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Indian Institute of Science
Bangalore - 560 012, INDIA

+918022932046 (O)
+919482941170 (M)

Anil V. Kulkarni

Distinguished Visiting Scientist
Divecha Center for Climate Change | Centre for Atmospheric & Oceanic SciencesIndian Institute of Science, Bangalore - 560 012, INDIA
anilkulkarni [at] caos [dot] iisc [dot] ernet [dot] in


Education

M.Tech, 1979, Applied Geology, IIT-Roorkee, India
M.S., 1987, Geography, McGill University, Montreal, Canada
Ph.D, 1995, Geology, Shivaji University, Kolhapur, India


Professional Career

2010 - Current, Distinguished Visiting Scientist, IISc, Bengaluru, India
1980-2010, Scientist/Engineer, Space Applications Center, Ahmedabad, India

Research Interests
  • Snow and glacier investigations using remote sensing methods
  • Glacier mass balance modeling
  • Modeling influence of climate change on distribution of Himalayan snow and glacier extent
  • Snow and glacier melt runoff modeling
Scientific Contribution in Nutshell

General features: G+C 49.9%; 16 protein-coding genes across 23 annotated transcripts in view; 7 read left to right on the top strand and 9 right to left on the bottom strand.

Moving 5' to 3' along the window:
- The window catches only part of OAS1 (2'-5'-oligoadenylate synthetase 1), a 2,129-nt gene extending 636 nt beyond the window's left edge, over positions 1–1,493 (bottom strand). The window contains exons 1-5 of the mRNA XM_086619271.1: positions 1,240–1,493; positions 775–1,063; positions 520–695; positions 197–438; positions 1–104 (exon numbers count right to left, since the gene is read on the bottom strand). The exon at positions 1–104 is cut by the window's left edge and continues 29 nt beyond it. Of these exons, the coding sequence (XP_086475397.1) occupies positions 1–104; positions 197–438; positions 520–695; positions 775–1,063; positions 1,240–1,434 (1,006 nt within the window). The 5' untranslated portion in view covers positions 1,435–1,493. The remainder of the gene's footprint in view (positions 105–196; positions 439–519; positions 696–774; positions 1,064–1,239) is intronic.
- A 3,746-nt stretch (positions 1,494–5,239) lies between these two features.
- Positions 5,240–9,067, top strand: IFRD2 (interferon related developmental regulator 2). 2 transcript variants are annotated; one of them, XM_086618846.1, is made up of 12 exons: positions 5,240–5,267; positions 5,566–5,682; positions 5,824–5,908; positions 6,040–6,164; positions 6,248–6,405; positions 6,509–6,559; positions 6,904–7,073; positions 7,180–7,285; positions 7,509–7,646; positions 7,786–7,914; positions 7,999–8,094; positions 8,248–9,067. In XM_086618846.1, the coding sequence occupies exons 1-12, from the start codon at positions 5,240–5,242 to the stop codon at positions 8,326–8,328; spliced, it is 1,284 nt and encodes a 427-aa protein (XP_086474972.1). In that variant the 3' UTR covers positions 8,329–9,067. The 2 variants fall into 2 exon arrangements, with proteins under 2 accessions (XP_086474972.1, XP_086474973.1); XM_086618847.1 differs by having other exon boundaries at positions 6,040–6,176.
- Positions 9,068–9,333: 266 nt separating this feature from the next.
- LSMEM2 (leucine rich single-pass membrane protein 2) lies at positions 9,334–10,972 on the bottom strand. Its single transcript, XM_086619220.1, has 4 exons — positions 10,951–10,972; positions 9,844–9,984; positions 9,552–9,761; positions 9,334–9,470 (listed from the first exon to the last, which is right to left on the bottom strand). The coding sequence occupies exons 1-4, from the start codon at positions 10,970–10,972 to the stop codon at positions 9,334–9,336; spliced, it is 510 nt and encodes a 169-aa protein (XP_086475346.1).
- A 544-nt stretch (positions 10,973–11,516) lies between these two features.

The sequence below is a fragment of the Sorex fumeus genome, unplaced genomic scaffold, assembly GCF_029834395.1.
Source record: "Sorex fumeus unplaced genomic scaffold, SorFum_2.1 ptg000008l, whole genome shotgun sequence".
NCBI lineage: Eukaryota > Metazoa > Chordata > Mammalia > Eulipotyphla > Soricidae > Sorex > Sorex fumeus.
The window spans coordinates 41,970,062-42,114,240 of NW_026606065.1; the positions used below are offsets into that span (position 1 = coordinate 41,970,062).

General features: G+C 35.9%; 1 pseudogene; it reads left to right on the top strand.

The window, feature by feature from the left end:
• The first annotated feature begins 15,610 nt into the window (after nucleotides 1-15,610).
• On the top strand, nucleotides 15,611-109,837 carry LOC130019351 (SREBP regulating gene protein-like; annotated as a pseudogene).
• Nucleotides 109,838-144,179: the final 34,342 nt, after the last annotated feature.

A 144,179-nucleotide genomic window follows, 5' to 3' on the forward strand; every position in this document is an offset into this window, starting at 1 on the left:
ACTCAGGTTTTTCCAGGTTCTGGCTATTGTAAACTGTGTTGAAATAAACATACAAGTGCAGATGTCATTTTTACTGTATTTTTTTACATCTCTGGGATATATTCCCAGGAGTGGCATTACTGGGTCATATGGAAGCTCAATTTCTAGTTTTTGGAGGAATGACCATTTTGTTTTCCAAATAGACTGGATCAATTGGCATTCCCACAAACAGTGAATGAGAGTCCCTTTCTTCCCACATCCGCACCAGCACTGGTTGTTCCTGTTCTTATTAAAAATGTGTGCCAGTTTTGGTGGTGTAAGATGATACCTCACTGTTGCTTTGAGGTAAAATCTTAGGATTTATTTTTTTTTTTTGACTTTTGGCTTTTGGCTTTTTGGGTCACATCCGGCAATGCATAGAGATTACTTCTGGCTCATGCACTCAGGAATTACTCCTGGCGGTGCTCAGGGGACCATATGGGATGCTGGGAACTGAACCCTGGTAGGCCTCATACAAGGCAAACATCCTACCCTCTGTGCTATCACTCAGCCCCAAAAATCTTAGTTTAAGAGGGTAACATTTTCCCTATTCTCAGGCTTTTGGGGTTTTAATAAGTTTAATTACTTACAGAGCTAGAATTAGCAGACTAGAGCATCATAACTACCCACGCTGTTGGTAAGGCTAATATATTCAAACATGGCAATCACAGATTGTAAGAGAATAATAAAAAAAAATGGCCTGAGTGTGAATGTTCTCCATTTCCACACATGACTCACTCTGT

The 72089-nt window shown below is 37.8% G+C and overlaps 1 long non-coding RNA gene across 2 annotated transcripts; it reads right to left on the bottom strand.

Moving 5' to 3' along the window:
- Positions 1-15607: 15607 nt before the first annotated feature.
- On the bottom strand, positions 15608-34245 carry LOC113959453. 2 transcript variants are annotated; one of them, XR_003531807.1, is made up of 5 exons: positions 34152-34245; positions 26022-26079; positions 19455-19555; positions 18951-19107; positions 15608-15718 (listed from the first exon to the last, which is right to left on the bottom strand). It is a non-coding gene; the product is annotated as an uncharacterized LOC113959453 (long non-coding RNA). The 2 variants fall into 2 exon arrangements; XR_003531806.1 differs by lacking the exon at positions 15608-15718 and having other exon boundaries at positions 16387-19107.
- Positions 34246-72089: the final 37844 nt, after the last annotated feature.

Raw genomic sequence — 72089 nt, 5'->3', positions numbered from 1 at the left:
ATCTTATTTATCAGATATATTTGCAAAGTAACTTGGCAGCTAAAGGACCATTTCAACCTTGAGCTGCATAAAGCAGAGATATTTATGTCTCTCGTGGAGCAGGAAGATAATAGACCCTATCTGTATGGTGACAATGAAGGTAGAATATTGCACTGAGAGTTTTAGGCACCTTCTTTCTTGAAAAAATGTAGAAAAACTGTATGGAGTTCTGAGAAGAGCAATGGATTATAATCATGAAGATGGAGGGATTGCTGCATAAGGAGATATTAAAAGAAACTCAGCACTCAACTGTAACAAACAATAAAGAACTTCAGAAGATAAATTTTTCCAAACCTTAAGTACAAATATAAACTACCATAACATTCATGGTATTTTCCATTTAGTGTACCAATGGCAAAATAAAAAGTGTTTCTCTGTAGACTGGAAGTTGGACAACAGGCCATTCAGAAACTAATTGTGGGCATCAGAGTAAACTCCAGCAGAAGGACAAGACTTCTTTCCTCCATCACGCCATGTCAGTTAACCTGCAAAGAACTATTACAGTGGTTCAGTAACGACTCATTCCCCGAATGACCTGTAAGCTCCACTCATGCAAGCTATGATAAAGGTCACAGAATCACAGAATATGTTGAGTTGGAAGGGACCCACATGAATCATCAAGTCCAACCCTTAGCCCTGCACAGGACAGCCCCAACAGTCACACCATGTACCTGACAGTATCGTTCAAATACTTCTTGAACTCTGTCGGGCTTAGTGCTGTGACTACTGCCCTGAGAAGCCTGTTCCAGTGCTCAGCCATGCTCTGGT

The Himalayas have one of the largest concentrations of glaciers outside the Polar Regions. The retreat of the glaciers in the Himalayas is difficult to document because of rugged terrain and debris cover. Dr. Kulkarni developed a new method to identify glacial terminus using satellite data. This was used to estimate retreat of about 1868 Himalayan glaciers. This investigation provided, for the first time, information about fragmentation of glaciers, loss in glacial area and about the dramatic impact of climate change on Himalayan cryosphere. Dr. Kulkarni developed a model to estimate glacier mass balance by monitoring snow line on the glaciers. This has provided, for the first time mass balance of large number Himalayan glaciers, which was otherwise available for few glaciers only. This work has created national and international awareness about the impact of climate change on Himalayan glaciers. Dr. Kulkarni lead numerous expeditions to Himalayan glaciers and used for the first time in India modern techniques such as Ground Penetrating Radar, Laser Range Finder, GPS and Spectral radiometer for the study of glaciers. Dr. Kulkarni has also developed a new algorithm to monitor seasonal snow cover and generated information about seasonal snow cover for the Himalayan region. This investigation has shown that seasonal snow cover is melting in middle of winter, and hence influencing the stream runoff. This is an important fingerprint for global warming. Dr. Kulkarni developed for the first time in India a snow and glacier melt runoff model to assess hydropower potential of small Himalayan streams. This model has first time shown impact of climate change on hydropower generation, indicating reduction in power potential in all seasons. These contributions make Dr. Kulkarni one of the leading authorities in the world on Himalayan snow and ice cover.